In January, 1945, Alden B. Sherry of 706 North Orchard Road, Solvay, was appointed chairman of that year's fund-raising drive for American Red Cross. He was a logical choice because he had first-hand knowledge of the needs of United States servicemen who were the top priority of the Red Cross during the war. Sherry also knew how those needs were being met and how much servicemen benefited.

Alden B. Sherry was a veteran of both world wars. He had served with the First Fighter Group in World War 1 as a pilot under the command of Captain Eddie Rickenbacker.

Sherry, then a major, was recalled to active service in February, 1942, and reported to Washington, D.C., where he served for three months. After transferring to England for service with the Royal Air Force, he was assigned to the staff of the Eighth Fighter Command, serving under Maj. Gen. Frank Hunter.

When that group was sent to Africa to take part in the African campaign, he acted as group intelligence officer. It was while Major Sherry was stationed in Africa that he was reunited with Rickenbacker who had convinced President Roosevelt that it was a good idea for the World War 1 flying ace to tour air bases in several war theaters, including Russia. Rickenbacker asked Major Sherry to accompany him.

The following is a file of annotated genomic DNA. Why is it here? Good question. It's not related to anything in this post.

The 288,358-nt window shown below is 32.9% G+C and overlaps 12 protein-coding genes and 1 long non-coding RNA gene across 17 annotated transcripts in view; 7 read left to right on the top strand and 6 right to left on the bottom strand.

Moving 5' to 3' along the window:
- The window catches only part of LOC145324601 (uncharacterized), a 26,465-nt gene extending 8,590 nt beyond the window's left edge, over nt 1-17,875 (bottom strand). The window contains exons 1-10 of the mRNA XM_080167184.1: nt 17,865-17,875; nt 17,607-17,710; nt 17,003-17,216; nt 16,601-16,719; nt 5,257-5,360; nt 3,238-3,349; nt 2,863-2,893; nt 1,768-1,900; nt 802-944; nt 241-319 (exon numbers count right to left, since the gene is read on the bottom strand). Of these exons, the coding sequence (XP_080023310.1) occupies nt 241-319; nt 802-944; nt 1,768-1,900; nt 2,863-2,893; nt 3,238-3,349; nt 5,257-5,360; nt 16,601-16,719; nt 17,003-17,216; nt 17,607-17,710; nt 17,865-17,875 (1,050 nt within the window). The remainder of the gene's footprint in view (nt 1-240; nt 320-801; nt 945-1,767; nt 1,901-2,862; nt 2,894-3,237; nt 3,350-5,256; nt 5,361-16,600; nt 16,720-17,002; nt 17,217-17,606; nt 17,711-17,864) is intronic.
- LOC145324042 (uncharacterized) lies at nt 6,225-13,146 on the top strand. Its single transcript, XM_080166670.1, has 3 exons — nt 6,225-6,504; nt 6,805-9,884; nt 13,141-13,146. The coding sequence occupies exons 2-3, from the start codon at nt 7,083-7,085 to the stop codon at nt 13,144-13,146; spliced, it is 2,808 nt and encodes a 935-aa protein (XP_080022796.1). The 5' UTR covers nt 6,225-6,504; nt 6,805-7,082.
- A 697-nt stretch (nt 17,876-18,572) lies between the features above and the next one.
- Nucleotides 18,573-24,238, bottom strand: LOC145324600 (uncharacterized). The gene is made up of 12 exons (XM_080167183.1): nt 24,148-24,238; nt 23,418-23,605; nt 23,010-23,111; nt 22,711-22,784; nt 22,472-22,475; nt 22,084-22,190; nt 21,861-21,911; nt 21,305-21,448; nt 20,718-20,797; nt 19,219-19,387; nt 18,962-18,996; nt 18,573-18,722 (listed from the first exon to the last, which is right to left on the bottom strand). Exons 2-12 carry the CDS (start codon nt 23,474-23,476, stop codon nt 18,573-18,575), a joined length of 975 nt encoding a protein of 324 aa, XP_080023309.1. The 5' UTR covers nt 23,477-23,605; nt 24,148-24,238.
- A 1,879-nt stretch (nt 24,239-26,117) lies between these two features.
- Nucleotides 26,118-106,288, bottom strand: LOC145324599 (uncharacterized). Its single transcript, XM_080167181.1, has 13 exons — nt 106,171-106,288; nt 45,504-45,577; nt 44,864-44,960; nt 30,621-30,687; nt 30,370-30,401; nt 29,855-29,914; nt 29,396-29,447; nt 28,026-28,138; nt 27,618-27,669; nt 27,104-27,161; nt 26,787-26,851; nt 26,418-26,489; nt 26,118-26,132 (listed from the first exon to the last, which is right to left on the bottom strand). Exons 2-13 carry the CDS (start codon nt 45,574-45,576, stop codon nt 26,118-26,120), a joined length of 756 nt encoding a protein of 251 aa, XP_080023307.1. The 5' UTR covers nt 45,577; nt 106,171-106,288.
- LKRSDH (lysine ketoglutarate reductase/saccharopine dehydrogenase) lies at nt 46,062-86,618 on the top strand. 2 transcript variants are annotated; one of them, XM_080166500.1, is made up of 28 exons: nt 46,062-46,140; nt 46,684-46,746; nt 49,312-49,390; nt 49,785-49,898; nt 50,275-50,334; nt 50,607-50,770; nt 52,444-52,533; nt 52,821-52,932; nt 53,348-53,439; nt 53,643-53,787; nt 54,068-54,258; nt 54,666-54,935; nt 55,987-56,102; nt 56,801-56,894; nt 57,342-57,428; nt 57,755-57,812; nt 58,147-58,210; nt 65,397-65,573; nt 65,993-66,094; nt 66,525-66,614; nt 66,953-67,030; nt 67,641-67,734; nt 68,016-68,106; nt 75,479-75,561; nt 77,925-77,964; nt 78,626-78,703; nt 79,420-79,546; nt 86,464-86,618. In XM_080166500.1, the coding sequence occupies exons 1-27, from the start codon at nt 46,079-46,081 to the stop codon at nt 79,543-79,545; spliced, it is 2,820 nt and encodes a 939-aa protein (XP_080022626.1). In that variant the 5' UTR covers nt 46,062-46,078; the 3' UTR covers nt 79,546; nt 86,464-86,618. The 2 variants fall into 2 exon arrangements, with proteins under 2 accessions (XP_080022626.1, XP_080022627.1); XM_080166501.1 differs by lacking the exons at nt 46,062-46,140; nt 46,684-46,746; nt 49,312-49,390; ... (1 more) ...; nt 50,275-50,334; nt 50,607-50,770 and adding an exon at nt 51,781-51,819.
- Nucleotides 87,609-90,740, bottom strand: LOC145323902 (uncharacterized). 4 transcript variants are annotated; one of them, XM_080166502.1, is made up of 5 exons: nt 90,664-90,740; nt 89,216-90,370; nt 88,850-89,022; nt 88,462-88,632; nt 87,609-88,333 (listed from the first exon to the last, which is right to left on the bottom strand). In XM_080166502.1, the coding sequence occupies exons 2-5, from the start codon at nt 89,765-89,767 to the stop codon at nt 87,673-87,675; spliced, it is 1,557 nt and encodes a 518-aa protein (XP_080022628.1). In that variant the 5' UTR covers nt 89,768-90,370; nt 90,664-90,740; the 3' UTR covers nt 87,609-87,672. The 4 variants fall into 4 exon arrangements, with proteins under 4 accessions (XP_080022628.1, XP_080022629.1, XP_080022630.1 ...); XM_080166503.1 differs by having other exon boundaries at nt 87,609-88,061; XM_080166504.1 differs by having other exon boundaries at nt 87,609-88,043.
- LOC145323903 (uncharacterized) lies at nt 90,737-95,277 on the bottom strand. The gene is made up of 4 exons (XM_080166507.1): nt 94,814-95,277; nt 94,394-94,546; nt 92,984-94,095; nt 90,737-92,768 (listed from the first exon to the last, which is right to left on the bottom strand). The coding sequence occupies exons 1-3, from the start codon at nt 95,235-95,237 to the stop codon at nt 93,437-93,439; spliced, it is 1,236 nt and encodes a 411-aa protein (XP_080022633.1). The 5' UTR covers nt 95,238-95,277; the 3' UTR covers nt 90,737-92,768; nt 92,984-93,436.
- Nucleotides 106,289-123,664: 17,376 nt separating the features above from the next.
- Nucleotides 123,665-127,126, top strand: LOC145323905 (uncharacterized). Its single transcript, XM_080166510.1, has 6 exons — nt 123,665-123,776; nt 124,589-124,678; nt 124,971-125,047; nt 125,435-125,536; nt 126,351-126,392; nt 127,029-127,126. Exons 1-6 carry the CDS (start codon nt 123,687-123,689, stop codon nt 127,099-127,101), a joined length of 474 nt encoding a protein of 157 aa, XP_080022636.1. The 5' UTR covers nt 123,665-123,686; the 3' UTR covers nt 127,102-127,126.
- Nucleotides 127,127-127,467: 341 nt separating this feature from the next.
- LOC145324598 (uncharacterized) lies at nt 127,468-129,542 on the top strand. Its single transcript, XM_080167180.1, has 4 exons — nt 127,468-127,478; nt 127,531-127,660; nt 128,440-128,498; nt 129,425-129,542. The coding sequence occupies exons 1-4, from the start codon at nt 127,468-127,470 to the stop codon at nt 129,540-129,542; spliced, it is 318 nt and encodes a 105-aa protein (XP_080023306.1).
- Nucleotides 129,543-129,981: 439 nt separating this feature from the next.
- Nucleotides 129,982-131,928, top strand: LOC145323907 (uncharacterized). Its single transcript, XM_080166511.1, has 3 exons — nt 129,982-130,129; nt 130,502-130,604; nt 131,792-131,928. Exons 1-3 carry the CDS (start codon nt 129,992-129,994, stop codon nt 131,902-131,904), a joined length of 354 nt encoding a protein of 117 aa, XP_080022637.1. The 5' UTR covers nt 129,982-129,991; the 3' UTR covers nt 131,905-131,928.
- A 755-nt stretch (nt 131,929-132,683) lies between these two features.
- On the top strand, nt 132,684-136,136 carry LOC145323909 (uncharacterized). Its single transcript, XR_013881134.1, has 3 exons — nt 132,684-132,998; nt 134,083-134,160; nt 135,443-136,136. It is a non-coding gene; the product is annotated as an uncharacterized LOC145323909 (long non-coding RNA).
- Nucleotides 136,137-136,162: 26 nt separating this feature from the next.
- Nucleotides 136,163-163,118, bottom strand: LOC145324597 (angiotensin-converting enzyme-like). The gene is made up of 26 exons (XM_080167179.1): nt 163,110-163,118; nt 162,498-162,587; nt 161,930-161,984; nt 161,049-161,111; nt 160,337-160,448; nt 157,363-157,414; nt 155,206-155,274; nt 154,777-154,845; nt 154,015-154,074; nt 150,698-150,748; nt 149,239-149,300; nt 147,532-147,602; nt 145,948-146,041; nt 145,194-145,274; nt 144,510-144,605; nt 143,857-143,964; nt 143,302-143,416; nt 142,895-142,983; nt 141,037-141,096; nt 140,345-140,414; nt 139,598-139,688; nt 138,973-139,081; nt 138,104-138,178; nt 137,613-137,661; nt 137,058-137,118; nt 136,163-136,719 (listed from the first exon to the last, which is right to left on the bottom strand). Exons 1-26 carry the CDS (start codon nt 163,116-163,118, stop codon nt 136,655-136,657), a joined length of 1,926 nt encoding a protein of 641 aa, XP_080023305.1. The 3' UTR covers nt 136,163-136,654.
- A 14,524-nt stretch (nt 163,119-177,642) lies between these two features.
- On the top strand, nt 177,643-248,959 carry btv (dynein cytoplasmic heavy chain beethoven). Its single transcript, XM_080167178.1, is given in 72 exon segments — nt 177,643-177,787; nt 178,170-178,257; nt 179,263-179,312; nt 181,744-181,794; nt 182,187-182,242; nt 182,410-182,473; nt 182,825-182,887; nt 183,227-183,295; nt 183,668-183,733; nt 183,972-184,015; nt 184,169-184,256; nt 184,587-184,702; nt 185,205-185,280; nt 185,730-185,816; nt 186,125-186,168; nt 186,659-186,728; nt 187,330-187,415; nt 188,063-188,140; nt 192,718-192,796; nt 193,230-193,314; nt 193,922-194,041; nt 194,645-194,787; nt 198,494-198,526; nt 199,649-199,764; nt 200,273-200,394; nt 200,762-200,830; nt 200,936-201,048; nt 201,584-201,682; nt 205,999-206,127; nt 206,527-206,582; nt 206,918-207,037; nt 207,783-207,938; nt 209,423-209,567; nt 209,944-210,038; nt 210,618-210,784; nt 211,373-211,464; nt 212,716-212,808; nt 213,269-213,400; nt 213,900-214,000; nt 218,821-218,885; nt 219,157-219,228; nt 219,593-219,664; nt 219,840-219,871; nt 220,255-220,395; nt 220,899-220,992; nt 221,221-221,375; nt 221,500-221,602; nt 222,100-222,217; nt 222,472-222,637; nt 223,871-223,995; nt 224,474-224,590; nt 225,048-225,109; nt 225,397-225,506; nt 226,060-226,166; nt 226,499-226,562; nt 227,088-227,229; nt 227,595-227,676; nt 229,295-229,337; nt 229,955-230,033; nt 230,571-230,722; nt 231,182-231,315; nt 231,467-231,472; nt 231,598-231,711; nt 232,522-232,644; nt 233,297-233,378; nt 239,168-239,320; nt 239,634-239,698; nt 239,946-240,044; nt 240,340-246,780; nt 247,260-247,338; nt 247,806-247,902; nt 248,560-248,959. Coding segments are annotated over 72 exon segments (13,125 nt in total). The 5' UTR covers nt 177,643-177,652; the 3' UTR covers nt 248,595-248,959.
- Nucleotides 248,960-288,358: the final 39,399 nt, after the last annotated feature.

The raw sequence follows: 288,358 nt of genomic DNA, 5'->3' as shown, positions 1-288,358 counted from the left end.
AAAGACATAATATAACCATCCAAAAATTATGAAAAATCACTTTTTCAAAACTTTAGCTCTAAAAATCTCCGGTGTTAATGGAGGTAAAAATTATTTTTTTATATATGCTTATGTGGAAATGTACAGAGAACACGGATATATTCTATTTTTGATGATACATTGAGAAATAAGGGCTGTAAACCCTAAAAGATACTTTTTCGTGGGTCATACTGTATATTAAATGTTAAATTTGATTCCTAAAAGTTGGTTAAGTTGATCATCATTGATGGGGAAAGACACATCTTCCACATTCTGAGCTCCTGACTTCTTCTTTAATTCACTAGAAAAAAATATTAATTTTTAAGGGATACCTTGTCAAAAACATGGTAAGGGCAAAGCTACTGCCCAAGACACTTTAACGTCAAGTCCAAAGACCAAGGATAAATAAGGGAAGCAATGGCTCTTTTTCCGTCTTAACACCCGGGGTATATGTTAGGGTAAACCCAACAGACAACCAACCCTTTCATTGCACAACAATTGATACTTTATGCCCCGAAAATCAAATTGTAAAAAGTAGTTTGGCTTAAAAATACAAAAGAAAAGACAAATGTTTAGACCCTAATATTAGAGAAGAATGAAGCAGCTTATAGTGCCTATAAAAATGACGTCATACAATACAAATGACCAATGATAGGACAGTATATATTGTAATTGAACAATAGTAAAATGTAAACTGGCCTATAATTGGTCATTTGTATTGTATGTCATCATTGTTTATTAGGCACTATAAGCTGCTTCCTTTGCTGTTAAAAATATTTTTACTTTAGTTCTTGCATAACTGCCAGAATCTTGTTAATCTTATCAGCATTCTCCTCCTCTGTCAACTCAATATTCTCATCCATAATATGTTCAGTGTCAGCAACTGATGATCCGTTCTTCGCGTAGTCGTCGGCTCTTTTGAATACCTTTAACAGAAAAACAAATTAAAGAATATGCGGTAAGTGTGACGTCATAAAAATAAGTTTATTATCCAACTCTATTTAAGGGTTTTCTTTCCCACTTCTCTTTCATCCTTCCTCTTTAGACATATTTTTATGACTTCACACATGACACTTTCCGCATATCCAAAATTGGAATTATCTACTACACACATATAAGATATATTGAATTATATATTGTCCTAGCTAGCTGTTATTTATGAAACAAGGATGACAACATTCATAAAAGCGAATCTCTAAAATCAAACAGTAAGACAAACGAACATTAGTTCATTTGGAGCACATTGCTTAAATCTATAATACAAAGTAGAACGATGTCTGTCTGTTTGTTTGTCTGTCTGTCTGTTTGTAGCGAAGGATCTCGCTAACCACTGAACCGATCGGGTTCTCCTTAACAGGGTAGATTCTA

When Sherry was placed on the inactive list again and given the assignment with the Red Cross, he said his tour with Rickenbacker had taught him a lot about the way soldiers benefit from the work of the Red Cross.

“My duties have taken me to Africa, China, Iran, Egypt and India, and at every camp, airfield or outpost where our boys were stationed, there were always Red Cross representatives present to see that the soldiers enjoyed some of the comforts they experienced at home. I have talked to boys held prisoner by the Nazis until Romania was liberated by the allied Armies, and they told Red Cross food packages sent to the American war prisoners are of great value.

“Also doing a fine job in the field are the clubmobile workers who go close to the front lines to serve the boys doughnuts and coffee. If the folks back home knew how this little act was appreciated, I am sure they would be only too glad to go without any daily necessity so that the boys on the front lines would not be deprived."

Alden B. Sherry was prominent in civic and fraternal organizations in Syracuse and was president of the Morris Plan Bank of Syracuse at the time of his recall into the armed services.

He had two sons serving in the armed forces, Pvt. John Sherry, stationed at Camp Ritchie, Maryland, and Sgt. Bradford Sherry, serving overseas for 30 months, two years of which have been under Gen. Patton’s command in North Africa, France and Germany. Most of the information in this article was taken from one in the Syracuse Herald-Journal on January 7, 1945. Twelve days after it was published Bradford Sherry was taken prisoner by the Germans and confined to Stalag 13c in Bavaria. He was liberated four months later.